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Ultimate bagel sandwich showdown

Who makes Hong Kong’s best bagel sandwich?

By Time Out Hong Kong |
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Montreal or Manhattan it ain’t, but Hong Kong has started to up its bagel game. Now you don’t have to look far for good lox and a thick, filling schmear. But which bagel bakery makes the best sandwich these days? Determined to find out once and for all, we put Hong Kong’s most popular bagel shops to the test.

The rules: the Time Out Hong Kong taste-testers ordered from Deliveroo, as every good office work does, and only went for bagel sandwiches listed as ‘popular’ on the app. For variety’s sake, we opted not to go for the crowd favourite – the lox sandwich – across the board. The only stipulation when it came to bagel choice was that it couldn’t be plain. Poppy seed, sesame seed, salt, everything, even – gasp! – cinnamon raisin were all fair game.

RECOMMENDED: Get baked at Hong Kong’s best local bakeries.

Who makes Hong Kong’s best bagel sandwich?

Restaurants, Bakeries

Bagels Alley (The winner)

icon-location-pin Central

The sandwich: Smoked Salmon ($70) – Norwegian smoked salmon, capers, red onion, rocket and cream cheese.

The taste: “They do have an unfair advantage in that we’re eating lox,” remarked one person on the panel. Valid point. But the lox sandwich is on point despite our panel’s baked-in biases. Dare we say it’s the best in the city. It has the right ratio of smoky, silky salmon and toppings to bagel (poppy seed). The capers are the size of pearl onions and offer the perfect salty bite to cut through the oily fish and cream cheese.  

The verdict: This bagel hits the right marks in a lot of ways, although it doesn’t have that sought-after golden brown exterior, which means something went awry in the production process. Still, if you’re looking for high-quality bagels and killer lox, this is your winner.  

Bagel Factory

The sandwich: Cracking Chicken ($78) – US chicken breast, smashed avocado, rocket salad, tomato and Sriracha sauce.

The taste: First, the positive: the chicken is moist and tender. Sadly, there isn’t much else good to say about this sandwich. One person commented: “This isn’t a bagel – it’s a hamburger bun. And even for a hamburger bun it’s mediocre.” The tomato slice looks like wet salami, the Sriracha sauce overpowers all the other flavours and the moisture from the sauce, avocado and tomato makes the bagel (sesame seed) disintegrate into a slimy mess.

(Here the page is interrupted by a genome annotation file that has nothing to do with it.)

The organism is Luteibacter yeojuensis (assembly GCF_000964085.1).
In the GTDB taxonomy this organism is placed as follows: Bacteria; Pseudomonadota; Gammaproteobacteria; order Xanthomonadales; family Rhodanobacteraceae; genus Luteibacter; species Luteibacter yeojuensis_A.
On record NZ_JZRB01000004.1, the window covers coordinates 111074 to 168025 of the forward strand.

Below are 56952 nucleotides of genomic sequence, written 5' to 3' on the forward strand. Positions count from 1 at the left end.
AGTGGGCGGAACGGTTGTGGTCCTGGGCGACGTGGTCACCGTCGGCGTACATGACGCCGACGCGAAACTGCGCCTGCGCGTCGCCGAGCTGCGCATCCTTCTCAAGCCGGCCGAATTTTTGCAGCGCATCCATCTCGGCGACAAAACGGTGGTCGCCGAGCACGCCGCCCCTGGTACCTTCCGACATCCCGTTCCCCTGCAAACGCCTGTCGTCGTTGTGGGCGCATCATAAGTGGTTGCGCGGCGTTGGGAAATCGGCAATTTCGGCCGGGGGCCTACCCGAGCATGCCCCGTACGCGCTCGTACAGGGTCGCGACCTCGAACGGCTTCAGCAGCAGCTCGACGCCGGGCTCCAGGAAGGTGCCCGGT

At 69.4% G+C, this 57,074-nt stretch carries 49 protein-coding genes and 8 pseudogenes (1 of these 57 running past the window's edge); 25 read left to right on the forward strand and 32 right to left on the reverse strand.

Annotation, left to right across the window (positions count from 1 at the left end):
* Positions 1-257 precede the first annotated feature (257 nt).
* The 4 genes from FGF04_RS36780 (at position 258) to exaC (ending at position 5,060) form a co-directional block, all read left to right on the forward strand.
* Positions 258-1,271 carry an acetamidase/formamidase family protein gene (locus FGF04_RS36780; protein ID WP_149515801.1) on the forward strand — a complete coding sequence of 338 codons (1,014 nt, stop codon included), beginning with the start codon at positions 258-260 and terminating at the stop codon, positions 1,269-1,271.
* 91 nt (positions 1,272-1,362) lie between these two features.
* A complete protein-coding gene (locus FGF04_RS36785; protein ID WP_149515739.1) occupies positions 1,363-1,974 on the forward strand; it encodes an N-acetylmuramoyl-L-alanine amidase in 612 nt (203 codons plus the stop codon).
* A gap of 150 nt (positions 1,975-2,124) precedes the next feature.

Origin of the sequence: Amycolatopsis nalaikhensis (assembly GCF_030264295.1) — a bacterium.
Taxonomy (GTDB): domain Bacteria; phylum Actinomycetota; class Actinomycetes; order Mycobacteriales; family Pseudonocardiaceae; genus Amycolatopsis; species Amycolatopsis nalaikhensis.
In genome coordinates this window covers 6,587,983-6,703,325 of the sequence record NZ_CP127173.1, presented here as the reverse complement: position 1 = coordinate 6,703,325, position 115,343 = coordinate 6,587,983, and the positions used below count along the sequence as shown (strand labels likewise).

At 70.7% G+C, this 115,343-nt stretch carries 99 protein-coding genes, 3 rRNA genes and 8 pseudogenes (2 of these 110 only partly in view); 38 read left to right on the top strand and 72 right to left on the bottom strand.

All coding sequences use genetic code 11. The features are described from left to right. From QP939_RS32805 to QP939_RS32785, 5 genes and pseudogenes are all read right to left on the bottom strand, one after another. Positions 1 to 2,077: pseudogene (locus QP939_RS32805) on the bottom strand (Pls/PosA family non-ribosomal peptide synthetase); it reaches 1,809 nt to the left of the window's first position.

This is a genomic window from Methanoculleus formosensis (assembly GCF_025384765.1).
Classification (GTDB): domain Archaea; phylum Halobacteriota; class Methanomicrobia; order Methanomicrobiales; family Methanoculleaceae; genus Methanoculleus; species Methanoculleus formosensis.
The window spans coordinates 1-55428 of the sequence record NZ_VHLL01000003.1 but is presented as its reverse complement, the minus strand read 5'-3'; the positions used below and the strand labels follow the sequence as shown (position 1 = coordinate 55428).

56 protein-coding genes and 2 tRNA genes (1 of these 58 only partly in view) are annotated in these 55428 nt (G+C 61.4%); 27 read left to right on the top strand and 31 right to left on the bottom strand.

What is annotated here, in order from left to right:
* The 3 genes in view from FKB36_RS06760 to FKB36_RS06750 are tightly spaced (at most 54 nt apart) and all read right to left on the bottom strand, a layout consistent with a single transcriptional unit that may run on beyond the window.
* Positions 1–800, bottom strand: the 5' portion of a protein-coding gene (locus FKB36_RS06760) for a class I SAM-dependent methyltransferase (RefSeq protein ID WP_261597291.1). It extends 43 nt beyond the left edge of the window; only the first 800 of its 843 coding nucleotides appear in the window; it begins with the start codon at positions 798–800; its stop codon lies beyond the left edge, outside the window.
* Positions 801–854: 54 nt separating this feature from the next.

The verdict: We’ve already said too much.

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Restaurants, American

R&R Bagels (Runner-up)

icon-location-pin Central

The sandwich: Avocado Feta ($75) – smashed avocado, feta cheese, arugula, a squeeze of lemon juice and cream cheese. 

The taste: One person described it as: ‘I live in LA, my bagel must come with avocado’. The toppings are the colour of green goddess dressing and would indeed seem to be popular among the after-yoga types strolling out of Pure. The bagel itself (everything) has the crisp exterior you’re looking for, but sadly that crunch yields to a dense, chewy interior. It’s also on the small side – not big enough to prevent the bright, tangy, savoury mess from oozing out the sides as you gnaw your way through the sandwich.

The verdict: This isn’t Manhattan, folks. Lower those expectations and you’ll be satisfied with your sandwich.

Restaurants, Bakeries

Schragels

icon-location-pin Sheung Wan

The sandwich: The SchReuben ($90) – brown mustard, beef pastrami, sauerkraut and Swiss cheese.

The taste: Forgive us for nit-picking, but a Reuben sandwich is supposed to be made of corned beef and Russian dressing rather than pastrami and brown mustard. Looking past that little quibble, this sandwich is absolutely fire. The bagel (sesame seed) “just looks better than the others,” noted one taste-tester. It’s crispy on the outside, chewy on the inside, and the perfect vessel for the salty cured meat. We wish it came with a little more kraut, but such is life.

The verdict: The sandwiches won’t disappoint, but schwhat’s up with the schilly names, guys?

Bagel, meet coffee

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